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Today in my calculus class, we encountered the function $e^{-x^2}$, and I was told that it was not integrable.

I was very surprised. Is there really no way to find the integral of $e^{-x^2}$? Graphing $e^{-x^2}$, it appears as though it should be.

A Wikipedia page on Gaussian Functions states that

$$\int_{-\infty}^{\infty} e^{-x^2} dx = \sqrt{\pi}$$

This is from -infinity to infinity. If the function can be integrated within these bounds, I'm unsure why it can't be integrated with respect to $(a, b)$.

Is there really no way to find the integral of $e^{-x^2}$, or are the methods to finding it found in branches higher than second semester calculus?

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There is no antiderivative written in elementary functions (imagine the roots for a polynomial of degree, e.g., five, for which there is no formula). –  Artem Jun 7 '12 at 5:11
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There is no elementary function whose derivative is $e^{-x^2}$. By elementary function we mean something obtained using arithmetical operations and composition from the standard functions we all know and love. But this is not a serious problem. A few important definite integrals involving $e^{-x^2}$ have pleasant closed form. –  André Nicolas Jun 7 '12 at 5:12
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Try reading this note of Brian Conrad's and the article by Rosenlicht referenced therein. –  Dylan Moreland Jun 7 '12 at 5:20
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Well, in someway it is no more surprising than stating that $\frac{1}{2}$ cannot be written as an integer. As noted by others, it is integrable, it is just that the collection of 'standard' functions is not rich enough to express the answer. –  copper.hat Jun 7 '12 at 6:08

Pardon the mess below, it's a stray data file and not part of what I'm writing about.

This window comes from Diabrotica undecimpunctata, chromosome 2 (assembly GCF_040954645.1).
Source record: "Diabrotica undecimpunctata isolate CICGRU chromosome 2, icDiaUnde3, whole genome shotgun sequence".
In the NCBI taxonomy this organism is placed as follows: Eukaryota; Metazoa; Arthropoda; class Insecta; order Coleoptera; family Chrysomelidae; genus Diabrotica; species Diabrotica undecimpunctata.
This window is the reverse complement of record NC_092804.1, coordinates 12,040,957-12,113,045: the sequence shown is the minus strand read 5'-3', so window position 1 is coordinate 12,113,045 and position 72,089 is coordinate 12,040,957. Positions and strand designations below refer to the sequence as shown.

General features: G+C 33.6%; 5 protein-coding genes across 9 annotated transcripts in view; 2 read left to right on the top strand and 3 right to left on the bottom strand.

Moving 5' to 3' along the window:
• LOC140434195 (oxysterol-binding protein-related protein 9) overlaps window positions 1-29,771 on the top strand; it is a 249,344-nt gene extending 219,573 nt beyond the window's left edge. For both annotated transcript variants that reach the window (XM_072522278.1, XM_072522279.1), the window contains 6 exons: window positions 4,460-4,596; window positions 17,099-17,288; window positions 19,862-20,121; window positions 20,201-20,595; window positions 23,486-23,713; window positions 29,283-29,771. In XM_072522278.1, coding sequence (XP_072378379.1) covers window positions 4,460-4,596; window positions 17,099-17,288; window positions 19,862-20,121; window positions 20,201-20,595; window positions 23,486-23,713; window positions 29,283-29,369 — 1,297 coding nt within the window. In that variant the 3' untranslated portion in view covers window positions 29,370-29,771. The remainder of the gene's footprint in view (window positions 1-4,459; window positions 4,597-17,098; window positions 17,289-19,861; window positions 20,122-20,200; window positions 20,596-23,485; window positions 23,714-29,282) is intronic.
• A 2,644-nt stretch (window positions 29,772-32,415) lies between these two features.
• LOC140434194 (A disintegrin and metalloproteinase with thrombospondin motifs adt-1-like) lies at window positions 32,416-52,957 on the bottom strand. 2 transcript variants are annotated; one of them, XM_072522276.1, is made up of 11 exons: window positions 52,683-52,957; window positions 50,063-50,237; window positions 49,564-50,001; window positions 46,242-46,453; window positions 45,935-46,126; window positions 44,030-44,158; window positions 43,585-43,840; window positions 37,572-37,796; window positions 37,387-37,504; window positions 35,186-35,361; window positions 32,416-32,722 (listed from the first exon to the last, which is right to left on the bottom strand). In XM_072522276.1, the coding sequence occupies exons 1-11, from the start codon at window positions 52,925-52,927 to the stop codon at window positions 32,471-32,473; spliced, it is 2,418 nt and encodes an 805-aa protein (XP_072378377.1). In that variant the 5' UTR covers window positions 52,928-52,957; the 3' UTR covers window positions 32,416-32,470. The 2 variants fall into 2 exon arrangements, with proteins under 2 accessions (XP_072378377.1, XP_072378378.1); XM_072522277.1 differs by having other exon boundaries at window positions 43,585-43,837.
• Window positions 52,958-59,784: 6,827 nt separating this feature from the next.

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Unfortunately there are three or four different meanings being given to the word "integrable" here: (1) $f(x)$ is Riemann integrable on intervals $[a,b]$ (yes, every continuous function is) (2) $f(x)$ has an antiderivative that is an elementary function (no, it doesn't: the antiderivative $\sqrt{\pi}\ \text{erf}(x)/2$ is not an elementary function) (3) $\int_{-\infty}^\infty |f(x)|\ dx < \infty$ (yes, and this is the usual meaning of "integrable" in analysis) (4) $\int_{-\infty}^\infty f(x)\ dx$ can be expressed in "closed form" (yes, it is $\sqrt{\pi}$). –  Robert Israel Jun 7 '12 at 6:54

2 Answers 2

up vote 24 down vote accepted

That function is integrable. As a matter of fact, any continuous function (on a compact interval) is Riemann integrable (it doesn't even actually have to be continuous, but continuity is enough to guarantee integrability on a compact interval). The antiderivative of $e^{-x^2}$ (up to a constant factor) is called the error function, and can't be written in terms of the simple functions you know from calculus, but that is all.

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But the evaluation of the integral over the whole real line is relatively easy! –  Lubin Jun 7 '12 at 6:33
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Easy for Lord Kelvin. –  copper.hat Jun 7 '12 at 6:41
    
You probably mean that any continuous function is Riemann integrable on a compact interval. –  Thomas E. Mar 13 '13 at 7:25
    
How to show that the function is non-elementary? I cannot remember seeing a proof of that. –  M.B. Aug 10 '13 at 16:32
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@M.B.: see for example M.P. Wiener's text here. –  Raymond Manzoni Aug 10 '13 at 16:44

Int e^(-x^2) dx from a to b = Int e^(-y^2) dy from a to b Let I=Int e^(-x^2) dx from -infinity to infinity I^2= Int e^(-x^2) dx from -infinity to infinity x Int e^(-y^2) dy from -infinity to infinity =Dobule Int e^-(x^2+y^2) dxdyfrom -infinity to infinity change to polar form: x^2+y^2=r^2 you get I^2= Int Int e^-(r^2)dA (as dydx = dA, A=area)

So while you observe from the Polar graph, dA = rdθdr as dθ tends to zero (definition of integration) Hence, I^2=Int(2pi,0)Int(infinity,0) re^(-r^2)dθdr

By manipulation: -2I^2=Int(2pi,0)Int(infinity,0) (-2r)e^(-r^2)dθdr where -2r is the derivative of -r^2

I^2=[Int(2pi,0)dθ x Int(infinity,0) (-2r)e^(-r^2)dr]/-2 =(-pi)x[e^(-r^2),infinity,0] do the math. I=Root pi

You're welcome, Kee Wen Feel free to contact me if you don't understand anything here

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